Marriage and Divorce in Various Cultures

By Gene Frost

            DISCUSSIONS of the right to remarry following divorce seem unending. This not because God’s word is uncertain or unclear, but because of man’s weaknesses and constant desire to justify his every sinful indulgence. (Proverbs 16:2)  It was through the hardness of their hearts that the nation of Israel sought to justify divorce for every cause. (Matthew 19:8)  It remains so today.  In our lifetime we have seen the same determination to justify all remarriages following divorce. Those seeking justification for remarriage may differ as to the circumstances under which remarriage is permitted by God, yet collectively justification is sought for every situation. Major shifts in arguments for justification have been offered until today the major arguments are pretty well established and have been effectively refuted. Anything new seems to be nothing more than some novel variation of an old argument dressed in new terms.

            In recent days there has been a renewed interest in the subject, as may be noted by the exchange of articles being published in various journals and on several internet sites. I do not propose to join the discussion per se. My interest is to call attention to some facts apparently being overlooked in these discussions. I best do this by simply pointing out what I understand the Bible to teach on the nature (the essential characteristics and qualities) of marriage and of divorce.

Marriage is a Covenant

            Marriage is a covenantal relationship. “Marriage,” as defined in the dictionary, is “the legal union of a man and woman as husband and wife.” (The American Heritage Dictionary.) This definition is useful in that it discriminates between differing sexual relations. Not all unions constitute marriages. Two people just living together are not by that fact married. There must be the aspect of recognition of the union by authority. In the case of marriage, it is the authority established by society, whether legal or custom. It is perhaps on this point that we find some confusion and disagreement. To determine what authority is under consideration in a given time and place, we need to understand that marriage is a covenant between a man and a woman that establishes their intent and commitment to live together as a husband and a wife (or literally as his “woman” and as her “man,” there being no scripture term for “husband” or “wife”).

            Malachi 2:14, “Because the LORD hath been witness between thee and the wife of thy youth, against whom thou hast dealt treacherously: yet is she thy companion, and the wife of thy covenant.”

            The marriage covenant (berith, Hebrew; diatheke, Greek) is a solemn compact made between a man and a woman, by which each party binds himself to fulfill certain conditions and is assured of receiving certain advantages. (I Corinthians 7:3-4, Ephesians 5:22-25, 28-29.) There are three elements involved: (1) an agreement as to what is expected of each in the relationship; (2) an oath, or vow, by each to the other to observe the terms, God being witness; and (3) the formal ratification of the covenant by some external act that attests to the fact that the covenant is in effect.  The oath and ratification are usually coincident.

            1. Agreement. The nature and terms of a covenant must be agreed upon before the covenant can be established. So in marriage, the man and the woman must come to an agreement to join their lives in a “one flesh” commitment, with an understanding of what is required of each. The period following the agreement is the engagement.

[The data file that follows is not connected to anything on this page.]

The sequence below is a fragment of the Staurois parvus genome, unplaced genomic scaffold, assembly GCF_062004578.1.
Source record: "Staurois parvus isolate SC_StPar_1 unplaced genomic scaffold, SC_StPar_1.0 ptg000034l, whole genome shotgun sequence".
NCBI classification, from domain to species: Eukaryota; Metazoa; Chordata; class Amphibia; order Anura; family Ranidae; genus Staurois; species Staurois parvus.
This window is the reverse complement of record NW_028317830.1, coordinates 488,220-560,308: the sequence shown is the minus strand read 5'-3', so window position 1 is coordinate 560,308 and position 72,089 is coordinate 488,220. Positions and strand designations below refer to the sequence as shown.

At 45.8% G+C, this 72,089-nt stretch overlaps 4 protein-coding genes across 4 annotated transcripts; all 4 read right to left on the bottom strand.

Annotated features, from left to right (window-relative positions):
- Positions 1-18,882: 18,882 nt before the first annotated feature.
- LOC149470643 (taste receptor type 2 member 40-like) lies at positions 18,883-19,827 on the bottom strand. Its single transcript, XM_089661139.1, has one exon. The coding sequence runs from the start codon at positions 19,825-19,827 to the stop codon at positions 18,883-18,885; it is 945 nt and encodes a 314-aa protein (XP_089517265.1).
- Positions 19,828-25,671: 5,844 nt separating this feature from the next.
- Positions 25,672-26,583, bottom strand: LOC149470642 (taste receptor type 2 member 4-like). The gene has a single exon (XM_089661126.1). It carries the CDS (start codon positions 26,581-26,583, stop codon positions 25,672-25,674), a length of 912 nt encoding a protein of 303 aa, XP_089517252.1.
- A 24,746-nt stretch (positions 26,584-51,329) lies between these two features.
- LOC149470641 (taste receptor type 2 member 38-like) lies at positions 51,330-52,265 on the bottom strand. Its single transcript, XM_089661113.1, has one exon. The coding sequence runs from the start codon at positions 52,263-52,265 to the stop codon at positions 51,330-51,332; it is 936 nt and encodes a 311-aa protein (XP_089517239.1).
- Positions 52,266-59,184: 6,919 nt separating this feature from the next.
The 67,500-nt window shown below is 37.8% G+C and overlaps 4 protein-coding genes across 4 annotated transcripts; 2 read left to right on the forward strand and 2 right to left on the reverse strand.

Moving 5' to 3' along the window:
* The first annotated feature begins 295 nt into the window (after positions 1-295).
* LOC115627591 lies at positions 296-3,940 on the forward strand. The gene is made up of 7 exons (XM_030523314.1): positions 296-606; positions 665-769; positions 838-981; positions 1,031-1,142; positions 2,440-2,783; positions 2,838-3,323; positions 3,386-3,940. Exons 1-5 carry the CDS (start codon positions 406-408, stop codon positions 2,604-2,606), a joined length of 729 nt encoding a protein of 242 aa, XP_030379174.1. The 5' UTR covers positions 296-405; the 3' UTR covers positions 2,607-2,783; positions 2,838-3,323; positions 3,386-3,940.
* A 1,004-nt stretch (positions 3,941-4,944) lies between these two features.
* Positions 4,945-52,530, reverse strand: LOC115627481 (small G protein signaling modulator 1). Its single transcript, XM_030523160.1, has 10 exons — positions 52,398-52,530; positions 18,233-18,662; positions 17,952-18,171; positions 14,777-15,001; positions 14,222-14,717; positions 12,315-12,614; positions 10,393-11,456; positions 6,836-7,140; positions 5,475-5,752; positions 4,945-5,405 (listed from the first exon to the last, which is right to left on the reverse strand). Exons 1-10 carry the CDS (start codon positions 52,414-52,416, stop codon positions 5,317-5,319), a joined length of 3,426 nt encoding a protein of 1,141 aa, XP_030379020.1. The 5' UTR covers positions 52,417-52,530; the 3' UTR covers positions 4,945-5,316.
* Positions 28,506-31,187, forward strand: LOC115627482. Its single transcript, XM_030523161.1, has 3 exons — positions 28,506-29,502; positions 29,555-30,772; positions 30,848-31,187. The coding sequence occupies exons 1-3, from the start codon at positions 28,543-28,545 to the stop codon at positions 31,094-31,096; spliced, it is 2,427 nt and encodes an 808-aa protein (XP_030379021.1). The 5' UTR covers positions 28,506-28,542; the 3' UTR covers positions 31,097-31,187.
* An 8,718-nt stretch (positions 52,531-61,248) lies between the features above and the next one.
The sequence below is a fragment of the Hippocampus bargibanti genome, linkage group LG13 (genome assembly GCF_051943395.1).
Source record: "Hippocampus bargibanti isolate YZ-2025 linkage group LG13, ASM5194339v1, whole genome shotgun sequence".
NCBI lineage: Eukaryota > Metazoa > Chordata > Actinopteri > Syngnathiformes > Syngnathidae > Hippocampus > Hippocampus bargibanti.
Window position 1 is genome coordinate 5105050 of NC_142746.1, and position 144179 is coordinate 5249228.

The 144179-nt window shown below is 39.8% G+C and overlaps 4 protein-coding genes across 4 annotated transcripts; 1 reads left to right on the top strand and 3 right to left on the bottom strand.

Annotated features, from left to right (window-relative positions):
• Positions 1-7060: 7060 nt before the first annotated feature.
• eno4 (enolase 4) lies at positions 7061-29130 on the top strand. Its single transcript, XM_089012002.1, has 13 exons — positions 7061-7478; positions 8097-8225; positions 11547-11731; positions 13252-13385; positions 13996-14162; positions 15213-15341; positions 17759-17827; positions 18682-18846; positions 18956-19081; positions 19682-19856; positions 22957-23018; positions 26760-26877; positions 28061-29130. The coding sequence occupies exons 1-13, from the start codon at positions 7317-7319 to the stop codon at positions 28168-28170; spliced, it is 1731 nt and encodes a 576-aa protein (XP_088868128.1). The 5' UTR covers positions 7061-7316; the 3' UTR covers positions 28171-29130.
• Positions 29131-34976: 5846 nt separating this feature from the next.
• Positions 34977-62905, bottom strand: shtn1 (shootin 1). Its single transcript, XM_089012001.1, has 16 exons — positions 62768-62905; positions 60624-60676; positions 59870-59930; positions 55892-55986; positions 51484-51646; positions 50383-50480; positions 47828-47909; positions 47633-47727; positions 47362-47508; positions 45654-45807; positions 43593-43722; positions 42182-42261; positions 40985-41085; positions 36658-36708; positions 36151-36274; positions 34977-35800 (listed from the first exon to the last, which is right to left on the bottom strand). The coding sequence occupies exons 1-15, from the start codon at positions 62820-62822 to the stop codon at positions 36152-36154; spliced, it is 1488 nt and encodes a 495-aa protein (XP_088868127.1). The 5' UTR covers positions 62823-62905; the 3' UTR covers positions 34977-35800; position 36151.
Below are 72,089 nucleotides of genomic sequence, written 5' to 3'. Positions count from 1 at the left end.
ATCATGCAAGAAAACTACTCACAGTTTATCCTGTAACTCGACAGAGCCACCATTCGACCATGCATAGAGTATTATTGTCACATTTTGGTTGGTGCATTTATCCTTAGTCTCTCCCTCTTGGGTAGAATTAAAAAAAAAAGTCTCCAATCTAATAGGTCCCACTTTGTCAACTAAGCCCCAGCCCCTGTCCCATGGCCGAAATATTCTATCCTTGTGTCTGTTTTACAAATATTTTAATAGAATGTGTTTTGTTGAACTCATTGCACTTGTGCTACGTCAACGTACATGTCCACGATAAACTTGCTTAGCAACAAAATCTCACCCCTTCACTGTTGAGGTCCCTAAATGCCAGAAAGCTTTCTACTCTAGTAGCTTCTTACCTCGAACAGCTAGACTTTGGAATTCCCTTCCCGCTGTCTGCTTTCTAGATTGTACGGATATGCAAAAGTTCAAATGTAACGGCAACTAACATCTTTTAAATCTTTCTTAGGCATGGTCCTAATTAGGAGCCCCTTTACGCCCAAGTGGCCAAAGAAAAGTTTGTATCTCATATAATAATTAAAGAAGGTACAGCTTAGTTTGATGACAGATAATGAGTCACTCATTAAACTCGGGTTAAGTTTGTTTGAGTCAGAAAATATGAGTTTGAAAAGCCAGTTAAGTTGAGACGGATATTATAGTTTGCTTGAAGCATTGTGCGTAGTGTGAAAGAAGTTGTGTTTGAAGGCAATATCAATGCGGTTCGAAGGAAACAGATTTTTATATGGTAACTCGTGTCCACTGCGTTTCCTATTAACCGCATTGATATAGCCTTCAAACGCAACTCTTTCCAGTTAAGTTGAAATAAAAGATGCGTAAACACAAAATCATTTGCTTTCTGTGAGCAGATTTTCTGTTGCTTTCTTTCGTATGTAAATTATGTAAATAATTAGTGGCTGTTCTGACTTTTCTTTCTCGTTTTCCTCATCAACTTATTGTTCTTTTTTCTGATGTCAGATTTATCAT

2. The Oath (vow). The vows, to accept and live by the terms of the agreement must be solemnly made. They are publicly acknowledged, usually coincident with the confirmation or ratification of it.

            3. The formal Ratification or confirmation. Marriage is not a secret arrangement; it is an open arrangement in which the man “leaves father and mother to cleave unto his wife,” and she to become his companion and helper. (Gen. 2:24, 18; Mal. 2:14.)  Together, as “one flesh,” they face life in all that it offers.  When this takes place, it is an event that is of public notice. It is above the scandal of two people just “living together”; the society in which they live have verifiable evidence of their marriage. They can know when and where the vows were exchanged and how it was ratified.

            The sign of ratification has differed from time to time and from culture to culture. Originally the word "covenant" (berith) signified the ratification itself.  Gesenius notes that the word “usually referred to the cutting in pieces of the victims which were sacrificed on concluding a solemn covenant, and between the parts of which the contracting parties were accustomed to pass” (William Gesenius, Hebrew and English Lexicon, trans. by E. Robinson, page 159). We note this in Jeremiah 34:18: “And I will give the men that have transgressed my covenant, which have not performed the words of the covenant which they had made before me, when they cut the calf in twain, and passed between the parts thereof...”

            Covenants were also ratified by erecting a pillar and a mound of stones and sharing a meal: “Now therefore come thou, let us make a covenant, I and thou; and let it be for a witness between me and thee. And Jacob took a stone, and set it up for a pillar. And Jacob said unto his brethren, Gather stones; and they took stones, and made an heap: and they did eat there upon the heap.” (Genesis 31:44-46)  The heap of stones constituted the sign (oth) or witness (ed) (verses 48, 52). “But the greatest tool for covenant making came to be the written document in which the words of the covenant, its terms in the form of promises and stipulations, were spelled out, witnessed to, signed an sealed.” (Theological Wordbook of the O.T., volume I, page 129.)